All of this works on the iPhone as well, although the iPad takes up so little place in a bag that one hardly sees the point of carrying a wireless keyboard around just for use with an iPhone rather than an iPad:
One irritating limitation of this system, however, is that you can’t toggle between languages on a hardware keyboard without first deactivating Bluetooth and switching to your desired language using the software keyboard, and then reactivating the hardware keyboard:
In situations where the convenience of a hardware keyboard isn’t required, you can just switch it off by deactivating Bluetooth in general settings for your device. Obviously, any one keyboard can’t be associated with more than one device for obvious reasons.
This has removed the last stumbling block that was hindering me from doing serious writing on the iPad: I now find myself drafting nearly all my blog posts and other documents on the iPad, using Markdown of course. I’ve found myself using Jesse Grosjean’s newly-released PlainText, in preference to the also very good iA Writer for iPad which I recently reviewed. I especially like the way Plaintext syncs with Dropbox in the background, but the killer advantage it has over iA Writer is Textexpander compatibility, which means it will automatically correct all of my most frequent typos and accept keyboard shortcuts for code snippets I routinely insert into blog posts.
All I’m missing now is an iPad version of Daniel Jalkut’s excellent MarsEdit, which is the only decent desktop blogging client available, to be able to dispense with my Mac altogether. I hope Daniel takes the hint!_______________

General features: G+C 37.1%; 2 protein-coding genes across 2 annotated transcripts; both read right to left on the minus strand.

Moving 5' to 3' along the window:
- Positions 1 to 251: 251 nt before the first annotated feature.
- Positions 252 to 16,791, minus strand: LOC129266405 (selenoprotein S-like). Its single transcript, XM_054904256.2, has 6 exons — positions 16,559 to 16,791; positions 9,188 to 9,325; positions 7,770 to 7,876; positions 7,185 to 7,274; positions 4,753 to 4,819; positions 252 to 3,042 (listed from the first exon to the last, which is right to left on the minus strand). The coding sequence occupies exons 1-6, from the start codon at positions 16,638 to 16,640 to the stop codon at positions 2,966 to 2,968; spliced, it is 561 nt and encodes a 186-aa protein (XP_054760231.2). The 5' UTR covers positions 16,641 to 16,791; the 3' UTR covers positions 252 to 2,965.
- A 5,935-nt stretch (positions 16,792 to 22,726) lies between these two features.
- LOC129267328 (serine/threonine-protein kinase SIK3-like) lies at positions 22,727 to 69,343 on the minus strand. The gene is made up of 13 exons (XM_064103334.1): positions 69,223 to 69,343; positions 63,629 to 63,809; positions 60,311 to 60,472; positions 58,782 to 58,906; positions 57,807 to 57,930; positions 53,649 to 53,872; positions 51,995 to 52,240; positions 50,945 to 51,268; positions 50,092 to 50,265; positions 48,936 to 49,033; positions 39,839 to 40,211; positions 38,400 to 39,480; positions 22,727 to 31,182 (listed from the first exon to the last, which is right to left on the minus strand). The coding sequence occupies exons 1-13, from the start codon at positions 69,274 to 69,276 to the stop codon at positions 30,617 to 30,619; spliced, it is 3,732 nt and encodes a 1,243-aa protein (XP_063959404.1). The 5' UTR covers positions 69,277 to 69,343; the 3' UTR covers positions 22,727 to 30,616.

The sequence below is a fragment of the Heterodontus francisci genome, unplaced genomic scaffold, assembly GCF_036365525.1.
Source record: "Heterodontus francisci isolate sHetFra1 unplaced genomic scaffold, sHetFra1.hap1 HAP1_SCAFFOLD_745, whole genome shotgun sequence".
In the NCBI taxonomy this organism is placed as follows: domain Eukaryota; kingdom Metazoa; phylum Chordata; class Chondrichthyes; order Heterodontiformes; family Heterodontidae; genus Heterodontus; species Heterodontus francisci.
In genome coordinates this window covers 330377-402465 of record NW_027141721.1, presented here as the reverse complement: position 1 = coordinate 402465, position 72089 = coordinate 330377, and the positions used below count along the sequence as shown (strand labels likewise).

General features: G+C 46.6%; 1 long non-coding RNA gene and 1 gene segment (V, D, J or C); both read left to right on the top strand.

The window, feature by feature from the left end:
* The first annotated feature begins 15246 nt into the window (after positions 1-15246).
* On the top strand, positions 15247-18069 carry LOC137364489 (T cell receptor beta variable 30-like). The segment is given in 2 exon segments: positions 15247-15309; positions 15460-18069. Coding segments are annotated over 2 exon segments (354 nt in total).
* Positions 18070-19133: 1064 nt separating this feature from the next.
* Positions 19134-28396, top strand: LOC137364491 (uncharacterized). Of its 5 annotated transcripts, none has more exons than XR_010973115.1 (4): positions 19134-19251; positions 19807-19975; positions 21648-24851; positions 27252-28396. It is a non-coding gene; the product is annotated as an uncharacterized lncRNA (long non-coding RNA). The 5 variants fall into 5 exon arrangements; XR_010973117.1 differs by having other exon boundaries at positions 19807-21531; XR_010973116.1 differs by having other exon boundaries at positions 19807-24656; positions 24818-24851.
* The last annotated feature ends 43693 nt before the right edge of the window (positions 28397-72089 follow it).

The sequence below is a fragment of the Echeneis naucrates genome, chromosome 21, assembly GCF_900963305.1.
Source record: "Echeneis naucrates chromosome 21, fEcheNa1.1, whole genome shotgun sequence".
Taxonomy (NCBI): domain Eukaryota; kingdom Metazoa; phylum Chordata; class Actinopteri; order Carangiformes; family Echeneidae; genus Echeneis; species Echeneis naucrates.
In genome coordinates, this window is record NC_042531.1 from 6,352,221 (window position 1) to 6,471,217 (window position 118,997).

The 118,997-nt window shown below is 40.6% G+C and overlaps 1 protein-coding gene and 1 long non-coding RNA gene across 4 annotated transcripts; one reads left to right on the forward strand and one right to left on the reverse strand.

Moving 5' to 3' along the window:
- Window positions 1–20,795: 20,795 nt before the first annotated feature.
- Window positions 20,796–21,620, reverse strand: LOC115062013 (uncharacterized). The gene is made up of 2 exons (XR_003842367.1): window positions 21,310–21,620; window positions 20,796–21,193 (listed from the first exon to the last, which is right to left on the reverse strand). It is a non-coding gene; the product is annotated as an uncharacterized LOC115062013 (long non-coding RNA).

- I’m told plugging unordinary USB keyboard into the iPad via the iPad camera connection kit does the trick as well. [↩]
- OS X includes a system-wide spell-checker, which is accessible from any Cocoa program via the Edit/Spelling menu (Inspector > Text > More > Language in Pages). Also Snow Leopard has new item System Prefrences/Language & Text/Text to let you set spellchecking system wide without changing the OS language. In addition to US English, 10.6 has dictionaries for Australian, British, and Canadian English, German, Spanish, French, Italian, Dutch, Portuguese, Swedish, Danish, Polish and Russian. [↩]
- According to the iPad’s technical specifications, Language support for English, French, German, Japanese, Dutch, Italian, Spanish, Simplified Chinese and Russian. Keyboard support is available for English (US), English (UK), French (France, Canada), German, Japanese (QWERTY), Dutch, Flemish, Spanish, Italian, Simplified Chinese (Handwriting and Pinyin) and Russian. Dictionary support is provided for English (US), English (UK), French, French (Canadian), French (Swiss), German, Japanese, Dutch, Flemish, Spanish, Italian, Simplified Chinese (Handwriting, Pinyin) and Russian The iPhone additionally covers Arabic, Hebrew, Thai, Greek, Portuguese, Danish, Swedish, Finnish, Norwegian, Korean, Polish, Turkish, Ukrainian, Estonian, Hungarian, Icelandic, Lithuanian, Latvian, Czech, Indonesian, Malay, Romanian, Slovak, Croatian, Bulgarian, Serbian, Japanese Kana, Traditional Chinese, which aren’t currently provided on the iPad. [↩]